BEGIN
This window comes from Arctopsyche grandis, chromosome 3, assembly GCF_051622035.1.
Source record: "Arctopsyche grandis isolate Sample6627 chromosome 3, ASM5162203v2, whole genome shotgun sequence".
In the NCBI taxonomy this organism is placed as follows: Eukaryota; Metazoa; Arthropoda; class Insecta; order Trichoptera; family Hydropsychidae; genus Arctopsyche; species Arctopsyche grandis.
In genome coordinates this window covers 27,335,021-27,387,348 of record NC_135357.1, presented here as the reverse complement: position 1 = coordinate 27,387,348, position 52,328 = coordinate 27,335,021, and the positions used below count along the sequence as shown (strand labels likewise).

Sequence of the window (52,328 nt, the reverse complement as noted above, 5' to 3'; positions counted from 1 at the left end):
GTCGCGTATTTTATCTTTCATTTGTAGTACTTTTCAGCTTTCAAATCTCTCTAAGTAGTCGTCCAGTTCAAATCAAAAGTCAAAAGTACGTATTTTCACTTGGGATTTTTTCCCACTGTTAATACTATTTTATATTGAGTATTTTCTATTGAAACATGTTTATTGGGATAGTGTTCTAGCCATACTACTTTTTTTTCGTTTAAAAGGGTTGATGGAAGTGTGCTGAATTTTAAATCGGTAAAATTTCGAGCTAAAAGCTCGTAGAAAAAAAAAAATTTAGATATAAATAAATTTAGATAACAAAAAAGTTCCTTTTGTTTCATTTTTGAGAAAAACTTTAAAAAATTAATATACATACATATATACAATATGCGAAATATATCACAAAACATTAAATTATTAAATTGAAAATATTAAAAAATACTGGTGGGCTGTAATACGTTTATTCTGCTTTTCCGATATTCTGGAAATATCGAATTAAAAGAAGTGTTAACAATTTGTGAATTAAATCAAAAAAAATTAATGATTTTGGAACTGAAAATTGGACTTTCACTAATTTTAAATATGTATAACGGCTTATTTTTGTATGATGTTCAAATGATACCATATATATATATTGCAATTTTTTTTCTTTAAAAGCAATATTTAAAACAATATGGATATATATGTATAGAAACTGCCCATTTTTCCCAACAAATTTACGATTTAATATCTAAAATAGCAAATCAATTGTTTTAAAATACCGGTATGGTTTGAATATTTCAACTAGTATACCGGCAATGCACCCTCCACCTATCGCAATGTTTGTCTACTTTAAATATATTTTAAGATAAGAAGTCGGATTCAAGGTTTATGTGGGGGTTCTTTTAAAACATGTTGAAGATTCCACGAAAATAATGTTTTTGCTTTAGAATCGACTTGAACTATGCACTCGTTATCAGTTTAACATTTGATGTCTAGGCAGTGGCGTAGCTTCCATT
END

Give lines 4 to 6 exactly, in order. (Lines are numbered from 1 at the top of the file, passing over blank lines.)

In genome coordinates this window covers 27,335,021-27,387,348 of record NC_135357.1, presented here as the reverse complement: position 1 = coordinate 27,387,348, position 52,328 = coordinate 27,335,021, and the positions used below count along the sequence as shown (strand labels likewise).

Sequence of the window (52,328 nt, the reverse complement as noted above, 5' to 3'; positions counted from 1 at the left end):
GTCGCGTATTTTATCTTTCATTTGTAGTACTTTTCAGCTTTCAAATCTCTCTAAGTAGTCGTCCAGTTCAAATCAAAAGTCAAAAGTACGTATTTTCACTTGGGATTTTTTCCCACTGTTAATACTATTTTATATTGAGTATTTTCTATTGAAACATGTTTATTGGGATAGTGTTCTAGCCATACTACTTTTTTTTCGTTTAAAAGGGTTGATGGAAGTGTGCTGAATTTTAAATCGGTAAAATTTCGAGCTAAAAGCTCGTAGAAAAAAAAAAATTTAGATATAAATAAATTTAGATAACAAAAAAGTTCCTTTTGTTTCATTTTTGAGAAAAACTTTAAAAAATTAATATACATACATATATACAATATGCGAAATATATCACAAAACATTAAATTATTAAATTGAAAATATTAAAAAATACTGGTGGGCTGTAATACGTTTATTCTGCTTTTCCGATATTCTGGAAATATCGAATTAAAAGAAGTGTTAACAATTTGTGAATTAAATCAAAAAAAATTAATGATTTTGGAACTGAAAATTGGACTTTCACTAATTTTAAATATGTATAACGGCTTATTTTTGTATGATGTTCAAATGATACCATATATATATATTGCAATTTTTTTTCTTTAAAAGCAATATTTAAAACAATATGGATATATATGTATAGAAACTGCCCATTTTTCCCAACAAATTTACGATTTAATATCTAAAATAGCAAATCAATTGTTTTAAAATACCGGTATGGTTTGAATATTTCAACTAGTATACCGGCAATGCACCCTCCACCTATCGCAATGTTTGTCTACTTTAAATATATTTTAAGATAAGAAGTCGGATTCAAGGTTTATGTGGGGGTTCTTTTAAAACATGTTGAAGATTCCACGAAAATAATGTTTTTGCTTTAGAATCGACTTGAACTATGCACTCGTTATCAGTTTAACATTTGATGTCTAGGCAGTGGCGTAGCTTCCATT